There are reports of cold start issues. The engine starts, but stalls right away, requiring multiple tries to start and hold idle.
Before looking at anything else, try following this foolproof start procedure:
Make sure the kill switch is in the neutral position (Better, when you stop the engine with the kill switch, train yourself to always put it back in the neutral position right away);
Put your key in, turn the power on;
Listen to the fuel pump building pressure in the circuit. Wait until it stops. Note that this priming will not happen if the kill switch is engaged. The manual recommend waiting until the instrument panel starts, which takes roughly the same time as the priming;
Don’t touch the throttle;
Tap the start button. Don’t keep it pressed until the engine fires, just give it a tap and the engine will start by itself.
If this doesn’t start the engine every time, or if the engine stalls right away, check your fuel filter for contamination and the pressure at the fuel pump (or ask your dealer to do it). Note: Filters are black when wet, white when dry: don’t assume a dark filter is a dirty one.
It appears also that the fuel quality has an impact on the self learning the bike does. If you usually run with a type of fuel and you switch to something lower or higher octane, it may trigger this multiple start issue.
The 790 adventure come standard with a simple steering damper. It’s fine for the road, but for serious off road junkies it is not enough. There are other options out there that allow for more fine tuning (aka, dampening when going away from center, but not the other way, etc). There is a hole with a plastic plug right under the handlebar just for that purpose.
All those dampeners are going under the handlebar, this means that their mounting kits are also raising the handlebar and probably moving it forward at the same time. Keep an eye on handguard, as moving the bar forward may cause them to hit the instrument panel…
Also, if you fit one of those you need to remove the original dampener.
The stock steering damper can be upgraded by changing out the stock lightweight oil for 10 or 15 weight fork oil. There are a few YouTube video showing the process. This make it harder to move the handlebar in all directions. Ok for road usage, probably not ideal off road.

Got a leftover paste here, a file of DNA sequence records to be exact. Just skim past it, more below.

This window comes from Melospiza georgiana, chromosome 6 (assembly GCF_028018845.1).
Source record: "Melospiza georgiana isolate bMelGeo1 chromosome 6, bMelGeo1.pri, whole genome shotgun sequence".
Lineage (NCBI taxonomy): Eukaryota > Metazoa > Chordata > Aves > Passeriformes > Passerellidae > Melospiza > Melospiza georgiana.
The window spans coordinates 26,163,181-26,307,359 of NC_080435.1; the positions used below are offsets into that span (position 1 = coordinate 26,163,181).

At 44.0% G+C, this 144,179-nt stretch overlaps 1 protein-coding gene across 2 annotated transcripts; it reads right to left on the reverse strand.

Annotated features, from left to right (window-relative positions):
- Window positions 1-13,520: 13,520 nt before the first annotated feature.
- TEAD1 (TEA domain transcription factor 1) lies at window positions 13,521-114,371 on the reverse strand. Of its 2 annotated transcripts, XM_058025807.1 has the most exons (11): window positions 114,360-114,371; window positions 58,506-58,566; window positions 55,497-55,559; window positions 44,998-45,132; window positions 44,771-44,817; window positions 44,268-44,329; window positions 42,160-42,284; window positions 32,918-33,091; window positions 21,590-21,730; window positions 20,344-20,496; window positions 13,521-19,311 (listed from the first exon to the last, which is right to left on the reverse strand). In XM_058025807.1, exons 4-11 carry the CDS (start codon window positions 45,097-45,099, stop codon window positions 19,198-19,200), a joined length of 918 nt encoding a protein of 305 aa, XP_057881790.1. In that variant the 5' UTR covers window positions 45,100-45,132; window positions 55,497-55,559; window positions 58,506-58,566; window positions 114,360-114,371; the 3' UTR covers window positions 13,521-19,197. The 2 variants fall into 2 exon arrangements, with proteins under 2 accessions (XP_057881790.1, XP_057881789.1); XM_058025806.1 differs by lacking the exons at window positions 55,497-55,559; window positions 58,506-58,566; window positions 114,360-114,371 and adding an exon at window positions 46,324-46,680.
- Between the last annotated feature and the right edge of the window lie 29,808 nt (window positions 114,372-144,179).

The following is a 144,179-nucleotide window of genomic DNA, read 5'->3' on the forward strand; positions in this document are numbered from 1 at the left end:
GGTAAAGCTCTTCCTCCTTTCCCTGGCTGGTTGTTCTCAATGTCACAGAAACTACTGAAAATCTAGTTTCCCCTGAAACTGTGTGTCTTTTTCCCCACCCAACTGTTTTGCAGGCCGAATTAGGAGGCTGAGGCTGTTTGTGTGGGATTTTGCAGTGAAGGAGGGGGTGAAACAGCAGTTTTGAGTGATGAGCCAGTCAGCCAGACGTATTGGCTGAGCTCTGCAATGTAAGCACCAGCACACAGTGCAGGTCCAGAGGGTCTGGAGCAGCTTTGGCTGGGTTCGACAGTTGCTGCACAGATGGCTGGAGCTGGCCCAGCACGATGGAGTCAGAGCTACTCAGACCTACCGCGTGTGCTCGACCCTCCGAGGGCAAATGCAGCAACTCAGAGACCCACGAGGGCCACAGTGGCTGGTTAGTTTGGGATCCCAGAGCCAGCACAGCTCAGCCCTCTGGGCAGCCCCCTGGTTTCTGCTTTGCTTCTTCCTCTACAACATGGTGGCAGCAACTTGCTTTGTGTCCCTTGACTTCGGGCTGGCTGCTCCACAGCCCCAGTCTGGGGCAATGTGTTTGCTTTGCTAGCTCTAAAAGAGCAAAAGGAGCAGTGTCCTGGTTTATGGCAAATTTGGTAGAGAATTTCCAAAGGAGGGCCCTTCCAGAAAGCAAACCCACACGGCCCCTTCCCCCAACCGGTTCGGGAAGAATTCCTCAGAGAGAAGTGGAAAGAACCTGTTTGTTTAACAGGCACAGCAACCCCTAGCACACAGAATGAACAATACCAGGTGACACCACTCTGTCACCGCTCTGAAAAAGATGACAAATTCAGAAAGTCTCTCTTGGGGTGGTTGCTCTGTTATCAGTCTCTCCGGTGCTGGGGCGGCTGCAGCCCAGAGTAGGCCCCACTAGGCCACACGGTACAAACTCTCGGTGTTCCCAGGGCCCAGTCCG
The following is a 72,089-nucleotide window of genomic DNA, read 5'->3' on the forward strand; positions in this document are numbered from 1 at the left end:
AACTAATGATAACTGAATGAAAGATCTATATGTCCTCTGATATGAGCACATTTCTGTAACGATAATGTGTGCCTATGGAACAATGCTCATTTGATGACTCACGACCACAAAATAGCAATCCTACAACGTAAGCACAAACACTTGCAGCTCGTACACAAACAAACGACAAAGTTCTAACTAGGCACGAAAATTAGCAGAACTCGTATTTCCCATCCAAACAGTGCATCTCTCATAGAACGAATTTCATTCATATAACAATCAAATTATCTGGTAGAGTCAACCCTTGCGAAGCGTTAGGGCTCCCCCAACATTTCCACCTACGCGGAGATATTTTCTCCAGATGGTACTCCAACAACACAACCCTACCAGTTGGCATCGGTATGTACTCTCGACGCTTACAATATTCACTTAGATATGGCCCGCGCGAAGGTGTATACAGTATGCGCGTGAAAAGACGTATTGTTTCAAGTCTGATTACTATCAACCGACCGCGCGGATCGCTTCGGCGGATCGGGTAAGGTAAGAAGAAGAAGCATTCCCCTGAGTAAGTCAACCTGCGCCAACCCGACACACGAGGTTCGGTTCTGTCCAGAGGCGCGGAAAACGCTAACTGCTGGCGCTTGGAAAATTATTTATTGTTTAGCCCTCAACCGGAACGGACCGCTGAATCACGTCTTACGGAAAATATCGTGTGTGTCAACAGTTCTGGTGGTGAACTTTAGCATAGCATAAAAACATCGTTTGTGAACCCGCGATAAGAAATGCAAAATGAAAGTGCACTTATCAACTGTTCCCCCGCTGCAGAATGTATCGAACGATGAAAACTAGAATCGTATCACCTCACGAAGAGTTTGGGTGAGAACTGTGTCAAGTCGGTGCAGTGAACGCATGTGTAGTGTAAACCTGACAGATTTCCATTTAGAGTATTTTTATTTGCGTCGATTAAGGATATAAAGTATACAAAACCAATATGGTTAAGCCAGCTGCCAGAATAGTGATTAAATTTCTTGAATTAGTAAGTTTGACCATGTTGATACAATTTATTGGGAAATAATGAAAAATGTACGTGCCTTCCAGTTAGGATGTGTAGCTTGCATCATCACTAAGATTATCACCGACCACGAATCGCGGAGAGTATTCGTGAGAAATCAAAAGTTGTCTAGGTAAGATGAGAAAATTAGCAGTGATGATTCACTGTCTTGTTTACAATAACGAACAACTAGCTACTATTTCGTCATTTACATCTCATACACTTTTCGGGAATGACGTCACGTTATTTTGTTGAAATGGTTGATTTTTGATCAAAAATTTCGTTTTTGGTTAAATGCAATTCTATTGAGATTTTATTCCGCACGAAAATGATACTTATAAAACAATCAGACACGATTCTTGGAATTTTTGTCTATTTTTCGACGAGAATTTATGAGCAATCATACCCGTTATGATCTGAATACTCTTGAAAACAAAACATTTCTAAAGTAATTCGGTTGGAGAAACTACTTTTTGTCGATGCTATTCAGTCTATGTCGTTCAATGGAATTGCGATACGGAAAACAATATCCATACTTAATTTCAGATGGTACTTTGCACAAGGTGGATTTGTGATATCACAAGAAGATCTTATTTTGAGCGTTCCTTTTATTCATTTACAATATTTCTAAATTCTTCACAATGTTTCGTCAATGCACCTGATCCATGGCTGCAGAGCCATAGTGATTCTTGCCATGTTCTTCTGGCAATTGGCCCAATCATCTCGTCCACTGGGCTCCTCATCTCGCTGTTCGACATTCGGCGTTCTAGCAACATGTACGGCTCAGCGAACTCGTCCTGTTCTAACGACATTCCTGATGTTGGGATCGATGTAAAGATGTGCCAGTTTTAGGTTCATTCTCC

The most talked about, and a well proven solution on a number of bikes. With slow and high speed separate circuits, and in business since forever. $660 for the device and a mounting kit specific for the 790. The mounting kit is massive as it also adds rubber damping to the handlebar itself.
There are two versions of the Scott damper, a road version (with a R stamped on the body) and an off road version. You probably want the off-road version.
A simpler, lighter and cheaper mount is available from TripleClamp Moto for £160, or £475 with the device in the UK, $170 in the US, and €195 in the EU (prices are indicative, visit the site for exact price).
Simpler solution, with only one simple button, this damper will not protect you as well against hitting a rock a speed as it lacks the high speed circuit of the Scott’s. But still, it probably does most of the job, releases when hitting a 15º angle. $525 with mounting kit.
Chris Birch’s own, so you’ve seen this device in multiple videos already. XRC is a NewZealand company. Available online here ($NZD980, aka around $570), ships worldwide (not sure about the post specific to the 790).
You may have missed it int he manual, but the rnd of the brake pedal is reversible. The way it come from the factory is better if you mostly ride sitting down. On the other hand, if your riding is mostly done standing up on the pegs, you should reverse the brake pedal for better accessibility.